Fraternal Twin, Stolen Jars
2477 18th St. NW
Washington, DC, 20009
Doors 7:00 PM
This event is all ages
Bellows is the bedroom recording project of songwriter and producer Oliver Kalb. The sound of Bellows is sensory and delicate, subtle and quiet but erupting with frantic wobbling drums, large orchestral sections and bursts of noise that push the conventions of pop and folk. Started in late 2010 in a dorm room at Bard College, Bellows has since blossomed from solo recording experiment into a large-scale rock band, employing the help of The Epoch collective to bring Kalb's intimate home recordings to life on stage. The live band features Gabrielle Smith (Eskimeaux), Felix Walworth (Told Slant) & Henry Crawford (Small Wonder), each of whose particular sensibilities work to translate Bellows’ intimate recordings into sweeping, loud, and intense live performances. Bellows’ sophomore record "Blue Breath" was recorded over the course of three years, in five bedrooms across the country, and was released in 2014 by Dead Labour. The record was recorded by layering dozens of strange sounds over would-be humble folk songs, the result being a soaring pop record that treads the line between minuscule and gigantic. "Blue Breath" was named one of Bob Boilen of NPR's All Songs Considered's favorite records of 2014. Bellows’ upcoming third album “Fist & Palm” marks a drastic change in Kalb’s sound. Mixed by Jack Greenleaf (Eskimeaux, Sharpless), the record experiments with aggressive sequenced drums and electronic sounds, taking its influence as much from contemporary pop as it does from early 2000’s Pacific-Northwest lo-fi. “Fist & Palm” will be released in Fall 2016 by Double Double Whammy.
For the past several years, Tom Christie has been arranging an ever-twisting and shifting song of his own. Beginning in New York's Hudson Valley where he grew up, Tom fleshed out the soft and intricate songs that became the first FraternalTwin album 'Skin Gets Hot.' Released quietly in the spring of 2015, the album passed from fan to fan and developed a cult reputation based on its uniquely intimate display of raw emotion. As it turns out, 'Homeworlding' is an impressively natural progression from their debut. In the span of just under a half hour we hear Fleetwood Mac-indebted pop songs, Tom Verlaine-esque guitar leads, ambient composition and watery folk songs quickly passing by in a way that demands repeat listens in order to fully comprehend the depth of the lyrics and songwriting. And while these components all seem disparate on paper, they’re tied together by a very specific sensibility.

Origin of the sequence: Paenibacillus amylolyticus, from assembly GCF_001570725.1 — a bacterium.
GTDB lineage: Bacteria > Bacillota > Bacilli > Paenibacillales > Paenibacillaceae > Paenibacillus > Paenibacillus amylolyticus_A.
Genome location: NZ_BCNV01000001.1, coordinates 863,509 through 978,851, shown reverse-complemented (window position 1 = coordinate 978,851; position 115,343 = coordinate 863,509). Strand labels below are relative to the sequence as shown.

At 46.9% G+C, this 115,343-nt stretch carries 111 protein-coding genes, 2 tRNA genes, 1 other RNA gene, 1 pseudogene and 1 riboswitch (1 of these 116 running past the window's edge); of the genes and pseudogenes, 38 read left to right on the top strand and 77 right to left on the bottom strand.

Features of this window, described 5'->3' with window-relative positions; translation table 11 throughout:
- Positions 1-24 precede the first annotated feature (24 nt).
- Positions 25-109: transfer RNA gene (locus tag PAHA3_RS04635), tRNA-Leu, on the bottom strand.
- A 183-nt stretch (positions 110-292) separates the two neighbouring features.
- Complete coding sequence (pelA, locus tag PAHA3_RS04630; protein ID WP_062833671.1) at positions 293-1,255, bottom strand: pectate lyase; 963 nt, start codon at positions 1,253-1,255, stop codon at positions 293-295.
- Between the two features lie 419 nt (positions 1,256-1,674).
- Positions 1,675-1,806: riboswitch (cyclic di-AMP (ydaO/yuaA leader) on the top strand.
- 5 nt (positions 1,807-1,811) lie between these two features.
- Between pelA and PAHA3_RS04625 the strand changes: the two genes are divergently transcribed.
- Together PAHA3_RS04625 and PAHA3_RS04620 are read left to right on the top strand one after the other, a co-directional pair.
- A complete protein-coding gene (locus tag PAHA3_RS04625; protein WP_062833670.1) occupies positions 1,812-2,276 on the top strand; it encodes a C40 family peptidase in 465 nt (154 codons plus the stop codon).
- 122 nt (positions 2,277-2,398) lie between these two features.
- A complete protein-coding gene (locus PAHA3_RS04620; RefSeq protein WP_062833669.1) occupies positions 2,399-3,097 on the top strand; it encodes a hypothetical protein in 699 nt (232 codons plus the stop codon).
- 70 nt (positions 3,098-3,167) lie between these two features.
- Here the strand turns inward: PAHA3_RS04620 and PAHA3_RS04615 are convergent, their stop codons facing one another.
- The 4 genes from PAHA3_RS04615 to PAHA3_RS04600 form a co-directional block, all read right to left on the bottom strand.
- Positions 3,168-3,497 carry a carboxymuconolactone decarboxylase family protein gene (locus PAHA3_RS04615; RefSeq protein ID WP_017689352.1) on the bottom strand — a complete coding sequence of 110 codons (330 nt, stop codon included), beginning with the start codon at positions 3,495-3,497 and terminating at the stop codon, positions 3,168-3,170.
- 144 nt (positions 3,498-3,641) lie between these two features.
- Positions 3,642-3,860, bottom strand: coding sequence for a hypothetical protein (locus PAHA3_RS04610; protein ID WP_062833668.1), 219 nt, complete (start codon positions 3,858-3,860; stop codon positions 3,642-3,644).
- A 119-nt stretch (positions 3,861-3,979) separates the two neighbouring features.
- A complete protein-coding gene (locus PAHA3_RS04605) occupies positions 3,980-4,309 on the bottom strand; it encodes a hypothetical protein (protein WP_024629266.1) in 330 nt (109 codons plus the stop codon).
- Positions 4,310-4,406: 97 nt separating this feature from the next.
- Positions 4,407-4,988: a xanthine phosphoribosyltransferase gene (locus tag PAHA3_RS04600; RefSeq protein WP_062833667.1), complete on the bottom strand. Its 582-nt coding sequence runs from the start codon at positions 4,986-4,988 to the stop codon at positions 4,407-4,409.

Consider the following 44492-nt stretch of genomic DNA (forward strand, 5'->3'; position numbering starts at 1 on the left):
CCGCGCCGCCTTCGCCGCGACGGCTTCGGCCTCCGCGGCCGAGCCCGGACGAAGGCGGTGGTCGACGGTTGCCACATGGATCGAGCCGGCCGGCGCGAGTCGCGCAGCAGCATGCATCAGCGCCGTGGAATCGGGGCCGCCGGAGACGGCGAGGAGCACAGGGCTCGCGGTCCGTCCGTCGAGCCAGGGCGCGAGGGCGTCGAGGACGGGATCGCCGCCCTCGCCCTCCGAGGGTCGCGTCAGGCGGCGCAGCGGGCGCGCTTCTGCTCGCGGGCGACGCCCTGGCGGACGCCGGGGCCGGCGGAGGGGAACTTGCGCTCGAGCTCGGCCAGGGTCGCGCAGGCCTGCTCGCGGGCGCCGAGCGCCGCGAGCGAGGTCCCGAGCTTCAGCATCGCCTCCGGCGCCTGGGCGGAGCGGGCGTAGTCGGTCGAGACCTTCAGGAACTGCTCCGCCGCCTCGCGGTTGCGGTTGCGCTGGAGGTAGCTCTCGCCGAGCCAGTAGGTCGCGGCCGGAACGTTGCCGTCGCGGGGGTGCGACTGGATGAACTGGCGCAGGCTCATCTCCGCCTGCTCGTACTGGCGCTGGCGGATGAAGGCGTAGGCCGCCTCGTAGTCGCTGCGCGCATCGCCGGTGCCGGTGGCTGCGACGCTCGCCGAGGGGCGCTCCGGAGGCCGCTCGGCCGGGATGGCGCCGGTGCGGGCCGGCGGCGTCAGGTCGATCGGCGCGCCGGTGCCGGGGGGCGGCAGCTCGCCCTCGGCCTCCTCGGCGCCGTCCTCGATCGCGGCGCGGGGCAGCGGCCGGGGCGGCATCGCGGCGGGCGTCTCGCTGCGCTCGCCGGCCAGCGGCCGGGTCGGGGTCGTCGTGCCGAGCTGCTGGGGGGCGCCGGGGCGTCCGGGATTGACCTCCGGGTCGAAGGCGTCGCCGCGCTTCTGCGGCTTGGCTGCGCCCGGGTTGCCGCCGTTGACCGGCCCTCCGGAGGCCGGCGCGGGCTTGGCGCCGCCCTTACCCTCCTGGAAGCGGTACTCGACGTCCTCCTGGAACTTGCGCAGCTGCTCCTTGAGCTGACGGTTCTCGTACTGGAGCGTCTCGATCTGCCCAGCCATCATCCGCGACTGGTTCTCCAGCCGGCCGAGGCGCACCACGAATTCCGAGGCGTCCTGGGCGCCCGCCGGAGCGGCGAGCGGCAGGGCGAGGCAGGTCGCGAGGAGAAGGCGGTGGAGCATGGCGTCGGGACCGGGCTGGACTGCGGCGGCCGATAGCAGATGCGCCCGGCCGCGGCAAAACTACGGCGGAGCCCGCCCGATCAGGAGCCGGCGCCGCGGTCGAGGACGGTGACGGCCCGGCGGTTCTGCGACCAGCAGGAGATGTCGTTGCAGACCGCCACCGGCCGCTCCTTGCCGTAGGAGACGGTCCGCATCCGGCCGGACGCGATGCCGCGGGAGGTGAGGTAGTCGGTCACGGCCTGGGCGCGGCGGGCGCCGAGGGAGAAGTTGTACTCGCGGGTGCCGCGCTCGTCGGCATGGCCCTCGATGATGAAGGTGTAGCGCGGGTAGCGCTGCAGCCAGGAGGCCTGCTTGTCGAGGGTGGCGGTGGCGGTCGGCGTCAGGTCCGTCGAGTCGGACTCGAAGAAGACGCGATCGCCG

Each track on glint, Stolen Jars' visual EP, starts with an impossibly small sound – a keyboard briefly glimmering in warm light, a finger sliding down the neck of a guitar, a chord strummed with just enough space in between the strings that each note sounds alone. Cody Fitzgerald, the group's songwriter and center of gravity, started writing as Stolen Jars in 2011, and in its evolution his small and intricate introductions have grown into full, powerful statements. Following the success of 2015's sophomore LP Kept – NPR's Bob Boilen named Stolen Jars as one of his top ten bands to watch at CMJ, the Deli Magazine featured the band on the cover of its CMJ issue, Stereogum and Consequence of Sound premiered the album's singles, and the Village Voice ran a feature on the the band's songwriting practice – glint finds beauty in brief moments of reflection, elongating them with deft chamber orchestration, sorrowfully penned lyrics, and vocal performances from Fitzgerald and collaborator Molly Grund that guide each track from tension to reconciliation and back again. A constellation of musicians orbits the band – vocalists Molly Grund and Sarah Coffey, drummer Matt Marsico, guitarists Connor McGuigan and Peter Enriquez, and keyboard players Grant Meyer and Max Finkelstein make contributions to Stolen Jars and push the band's energy to its outer edges during live shows.